The Jamestown Foundation, a US think tank, reported last month that China’s Ministry of State Security has been attempting to coopt influential voices in media and academia in the Czech Republic to serve as proxies for China’s government. These efforts have involved former agents of communist-era Czechoslovakia’s now defunct intelligence service. According to the Jamestown Foundation report:
December 3, 2021 New revelations on the laundering of Chinese Communist Party (CCP) propaganda through local actors in the Czech Republic point to an underresearched aspect of influence operations. The CCP’s tactic of “borrowing a boat to go out to sea” (借船出海, jie chuan chu hai), i.e., coopting local media outlets to serve as proxies, has long been known to involve organs in the party’s propaganda system. Further scrutiny of laundered propaganda operations now indicates the Ministry of State Security’s (MSS, 国家安全部, Guojia Anquan Bu) role in efforts to coopt influential voices in media and academia abroad. In the Czech Republic, these operations involve former collaborators of the MSS’s defunct Czechoslovak equivalent, a nexus that suggests the People’s Republic of China’s (PRC) intelligence apparatus is reactivating elements from communist-era security agencies. Two influence operations that have recently come to light in the Czech Republic, one targeting the media, and the other academia, shed new light on the links between the PRC’s security services and its external propaganda efforts.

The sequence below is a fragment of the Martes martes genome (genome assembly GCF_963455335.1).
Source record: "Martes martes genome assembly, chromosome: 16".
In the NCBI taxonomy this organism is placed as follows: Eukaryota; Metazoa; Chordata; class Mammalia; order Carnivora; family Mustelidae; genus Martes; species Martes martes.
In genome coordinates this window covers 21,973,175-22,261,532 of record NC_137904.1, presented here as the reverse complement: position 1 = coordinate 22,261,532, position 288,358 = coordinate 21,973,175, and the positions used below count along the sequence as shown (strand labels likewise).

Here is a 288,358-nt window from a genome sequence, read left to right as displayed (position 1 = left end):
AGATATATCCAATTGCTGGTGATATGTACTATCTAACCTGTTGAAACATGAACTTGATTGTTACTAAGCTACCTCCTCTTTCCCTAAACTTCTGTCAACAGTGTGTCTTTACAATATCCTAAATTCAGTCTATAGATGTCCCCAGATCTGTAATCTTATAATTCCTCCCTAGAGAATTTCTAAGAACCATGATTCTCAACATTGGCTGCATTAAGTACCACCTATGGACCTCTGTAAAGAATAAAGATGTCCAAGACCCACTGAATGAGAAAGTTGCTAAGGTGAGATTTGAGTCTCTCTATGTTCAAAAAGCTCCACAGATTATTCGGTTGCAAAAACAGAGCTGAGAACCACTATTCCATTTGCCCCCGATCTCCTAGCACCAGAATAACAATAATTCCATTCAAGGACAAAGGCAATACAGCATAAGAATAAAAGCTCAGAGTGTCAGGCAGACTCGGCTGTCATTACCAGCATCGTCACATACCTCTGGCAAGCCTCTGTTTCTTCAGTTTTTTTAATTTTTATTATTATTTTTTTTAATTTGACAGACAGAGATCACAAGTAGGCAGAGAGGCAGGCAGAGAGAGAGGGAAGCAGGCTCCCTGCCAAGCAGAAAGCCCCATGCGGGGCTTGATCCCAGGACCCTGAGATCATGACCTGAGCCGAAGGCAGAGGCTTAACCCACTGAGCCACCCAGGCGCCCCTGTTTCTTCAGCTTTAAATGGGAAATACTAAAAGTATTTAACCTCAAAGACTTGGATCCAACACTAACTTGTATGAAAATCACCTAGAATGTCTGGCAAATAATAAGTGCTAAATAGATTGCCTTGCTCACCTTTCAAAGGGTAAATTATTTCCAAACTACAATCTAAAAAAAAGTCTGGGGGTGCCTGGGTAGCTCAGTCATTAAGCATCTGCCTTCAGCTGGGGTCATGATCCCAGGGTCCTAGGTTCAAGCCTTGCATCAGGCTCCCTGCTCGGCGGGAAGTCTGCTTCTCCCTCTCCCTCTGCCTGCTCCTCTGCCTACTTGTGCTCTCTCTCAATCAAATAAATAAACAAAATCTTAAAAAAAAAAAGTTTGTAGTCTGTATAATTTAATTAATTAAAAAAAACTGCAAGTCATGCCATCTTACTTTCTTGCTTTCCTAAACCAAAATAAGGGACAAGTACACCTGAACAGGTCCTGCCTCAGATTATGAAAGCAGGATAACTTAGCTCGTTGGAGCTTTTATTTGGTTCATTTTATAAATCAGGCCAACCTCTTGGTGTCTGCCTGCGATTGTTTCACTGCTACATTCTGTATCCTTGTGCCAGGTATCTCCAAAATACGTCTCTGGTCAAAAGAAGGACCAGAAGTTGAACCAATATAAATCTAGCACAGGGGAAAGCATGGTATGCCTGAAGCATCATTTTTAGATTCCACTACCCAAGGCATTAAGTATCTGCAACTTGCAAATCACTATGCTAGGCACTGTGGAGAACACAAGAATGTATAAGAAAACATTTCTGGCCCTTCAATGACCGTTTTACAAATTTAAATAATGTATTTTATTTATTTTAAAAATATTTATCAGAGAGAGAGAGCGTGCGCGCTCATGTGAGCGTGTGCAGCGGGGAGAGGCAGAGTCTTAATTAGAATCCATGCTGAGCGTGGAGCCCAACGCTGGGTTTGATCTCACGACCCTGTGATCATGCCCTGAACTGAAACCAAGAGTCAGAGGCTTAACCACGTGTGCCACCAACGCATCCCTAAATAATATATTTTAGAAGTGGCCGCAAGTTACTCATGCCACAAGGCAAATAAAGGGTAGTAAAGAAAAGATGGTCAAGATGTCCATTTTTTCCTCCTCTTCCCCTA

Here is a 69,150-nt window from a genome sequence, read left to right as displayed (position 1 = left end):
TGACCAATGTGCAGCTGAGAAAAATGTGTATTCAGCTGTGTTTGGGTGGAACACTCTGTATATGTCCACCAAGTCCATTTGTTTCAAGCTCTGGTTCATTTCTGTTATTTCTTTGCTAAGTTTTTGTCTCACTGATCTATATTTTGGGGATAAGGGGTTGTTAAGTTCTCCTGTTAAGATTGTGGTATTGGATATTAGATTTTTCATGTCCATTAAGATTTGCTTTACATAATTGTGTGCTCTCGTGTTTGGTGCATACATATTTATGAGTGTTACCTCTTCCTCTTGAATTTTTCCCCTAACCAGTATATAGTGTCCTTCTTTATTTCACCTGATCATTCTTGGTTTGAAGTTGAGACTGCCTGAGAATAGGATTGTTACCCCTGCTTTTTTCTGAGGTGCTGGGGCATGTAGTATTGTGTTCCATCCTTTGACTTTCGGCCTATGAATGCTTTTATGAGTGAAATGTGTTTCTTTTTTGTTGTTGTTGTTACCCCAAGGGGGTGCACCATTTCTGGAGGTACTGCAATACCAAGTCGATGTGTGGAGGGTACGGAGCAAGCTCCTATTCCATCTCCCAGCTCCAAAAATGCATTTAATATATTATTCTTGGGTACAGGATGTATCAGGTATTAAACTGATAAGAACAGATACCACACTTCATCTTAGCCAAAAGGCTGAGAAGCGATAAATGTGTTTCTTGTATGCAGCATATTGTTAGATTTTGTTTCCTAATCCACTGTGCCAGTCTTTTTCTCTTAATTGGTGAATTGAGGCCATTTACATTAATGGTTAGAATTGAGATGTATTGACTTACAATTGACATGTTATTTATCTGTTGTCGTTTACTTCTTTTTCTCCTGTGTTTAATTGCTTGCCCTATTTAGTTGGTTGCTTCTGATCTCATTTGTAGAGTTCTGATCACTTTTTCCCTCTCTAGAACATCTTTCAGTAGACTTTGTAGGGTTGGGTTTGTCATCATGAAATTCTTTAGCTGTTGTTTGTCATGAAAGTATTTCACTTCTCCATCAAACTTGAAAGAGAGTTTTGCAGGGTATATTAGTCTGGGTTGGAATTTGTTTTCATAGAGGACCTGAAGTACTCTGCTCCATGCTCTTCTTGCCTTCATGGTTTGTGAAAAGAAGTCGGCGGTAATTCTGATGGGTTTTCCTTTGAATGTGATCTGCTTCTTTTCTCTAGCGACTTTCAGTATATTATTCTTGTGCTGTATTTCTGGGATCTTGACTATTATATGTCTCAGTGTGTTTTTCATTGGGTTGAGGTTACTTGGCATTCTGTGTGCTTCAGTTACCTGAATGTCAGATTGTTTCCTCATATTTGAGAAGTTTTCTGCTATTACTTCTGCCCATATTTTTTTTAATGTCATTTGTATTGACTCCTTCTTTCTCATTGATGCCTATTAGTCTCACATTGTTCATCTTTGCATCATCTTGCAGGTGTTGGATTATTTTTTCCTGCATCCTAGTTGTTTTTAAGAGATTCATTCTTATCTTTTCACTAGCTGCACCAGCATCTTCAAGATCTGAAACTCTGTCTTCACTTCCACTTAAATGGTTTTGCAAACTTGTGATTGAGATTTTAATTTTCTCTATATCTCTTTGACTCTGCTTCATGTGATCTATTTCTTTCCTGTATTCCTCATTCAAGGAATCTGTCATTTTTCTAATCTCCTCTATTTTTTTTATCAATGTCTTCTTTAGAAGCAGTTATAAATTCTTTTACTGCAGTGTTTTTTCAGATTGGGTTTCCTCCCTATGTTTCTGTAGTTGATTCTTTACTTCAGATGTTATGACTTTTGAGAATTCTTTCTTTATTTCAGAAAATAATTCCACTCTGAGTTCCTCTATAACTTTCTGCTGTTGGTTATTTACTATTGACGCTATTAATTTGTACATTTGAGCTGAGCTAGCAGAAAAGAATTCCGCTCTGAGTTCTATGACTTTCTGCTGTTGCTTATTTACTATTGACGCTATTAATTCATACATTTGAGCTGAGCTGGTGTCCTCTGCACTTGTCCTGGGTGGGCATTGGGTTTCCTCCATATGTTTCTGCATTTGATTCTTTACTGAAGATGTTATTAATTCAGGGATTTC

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The report notes that Literární noviny, a well-known Czech newspaper, has been gradually turned into a pro-China platform under the leadership of the former presidential spokesperson Miroslav Pavel in 2009. Under Pavel, the newspaper entered into a partnership with the Chinese government-controlled newspaper Guangming Ribao to print articles produced by the paper, According to now publicly available intelligence files, during the 1970s. Pavel worked for Czechoslovak State Security (Statní bezpečnost, StB), the communist regime’s secret police,
The report also highlights what iftcalls’ propaganda-laundering’ activities of Czech academic Marek Hrubec, who has repeatedly published pro-China op-eds in Chinese government-controlled media outlets who was recently removed from the Czech Academy of Sciences (CAS) over his links to Chinese intelligence agents.